The University of Louisiana System, the Louisiana Board of Regents, the Louisiana Board of Elementary and Secondary Education and the Louisiana State Superintendent of Education are also parties to the settlement agreement. Under the consent order, Louisiana Tech and A.E. Phillips will do the following:

increase the percentage of black student enrollment so that the percentage of black students enrolled at A.E. Phillips reflects the percentage of black students in grades K-8 enrolled in Lincoln Parish School Board’s schools by the 2020 through 2021 school year;
take steps to expand A.E. Phillips’ existing facilities to two classrooms per grade level to accommodate additional black student enrollment;
develop a comprehensive plan to recruit black students for incoming kindergarten classes and for available vacancies in other grade levels;
offer full and partial tuition scholarships to admitted black students who are eligible for free and reduced price student meals under the federal guidelines;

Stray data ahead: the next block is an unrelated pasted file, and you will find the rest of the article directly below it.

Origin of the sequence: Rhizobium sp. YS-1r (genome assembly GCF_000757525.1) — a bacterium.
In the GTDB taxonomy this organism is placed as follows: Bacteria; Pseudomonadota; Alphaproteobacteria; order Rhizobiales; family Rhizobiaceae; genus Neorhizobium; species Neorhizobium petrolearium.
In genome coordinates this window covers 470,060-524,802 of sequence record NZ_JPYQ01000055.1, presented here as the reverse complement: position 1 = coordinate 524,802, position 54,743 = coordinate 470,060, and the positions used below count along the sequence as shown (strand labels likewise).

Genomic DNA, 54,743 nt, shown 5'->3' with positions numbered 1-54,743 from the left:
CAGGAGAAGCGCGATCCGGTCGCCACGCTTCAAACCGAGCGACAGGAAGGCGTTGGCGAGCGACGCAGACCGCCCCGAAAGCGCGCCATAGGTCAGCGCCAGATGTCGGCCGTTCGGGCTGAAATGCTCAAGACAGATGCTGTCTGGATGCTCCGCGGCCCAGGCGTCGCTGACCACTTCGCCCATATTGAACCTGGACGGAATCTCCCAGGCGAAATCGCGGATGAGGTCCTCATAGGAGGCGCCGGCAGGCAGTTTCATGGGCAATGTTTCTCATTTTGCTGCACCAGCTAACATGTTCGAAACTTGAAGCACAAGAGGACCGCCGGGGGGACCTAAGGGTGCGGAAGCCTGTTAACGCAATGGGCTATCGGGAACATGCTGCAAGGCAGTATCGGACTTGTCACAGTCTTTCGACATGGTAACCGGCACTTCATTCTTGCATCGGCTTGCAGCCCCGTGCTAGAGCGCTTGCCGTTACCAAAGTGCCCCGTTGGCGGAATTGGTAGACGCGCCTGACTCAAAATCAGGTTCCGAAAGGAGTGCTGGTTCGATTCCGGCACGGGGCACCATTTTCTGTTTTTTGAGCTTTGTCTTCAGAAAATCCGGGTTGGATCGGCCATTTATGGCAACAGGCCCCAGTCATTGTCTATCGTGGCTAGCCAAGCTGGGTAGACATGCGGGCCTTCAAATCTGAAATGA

offer free and reduced price meals to admitted black students who meet the federal requirements for assistance; and
take affirmative measures to recruit black candidates for administrator, teacher, certified staff and other staff vacancies at the school.

“We commend the Louisiana Tech community for its firm commitment to make the promise of equal access to education a reality for all children, regardless of the color of their skin,” said Principal Deputy Assistant Attorney General Vanita Gupta, head of the Justice Department’s Civil Rights Division. “Our consent order establishes long overdue protections critical to increasing the enrollment of – and support for – black students at A.E. Phillips.”

“All students should have a quality education and should not be barred from any school that provides them that education,” said U.S. Attorney Stephanie A. Finley of the Western District of Louisiana. “This consent order will have an important and lasting impact for all the students in the Lincoln Parish community. The children of Louisiana should always be the focus. We look forward to continuing to work with Louisiana Tech, A.E. Phillips and the state education agencies to ensure that the order is successfully implemented.”

The order dismisses the court’s supervision of the desegregation of A.E. Phillips in the areas of transportation and extracurricular activities. Upon full implementation of the consent order, Louisiana Tech and the state education agencies may seek the court’s approval to dismiss the desegregation case against A.E. Phillips.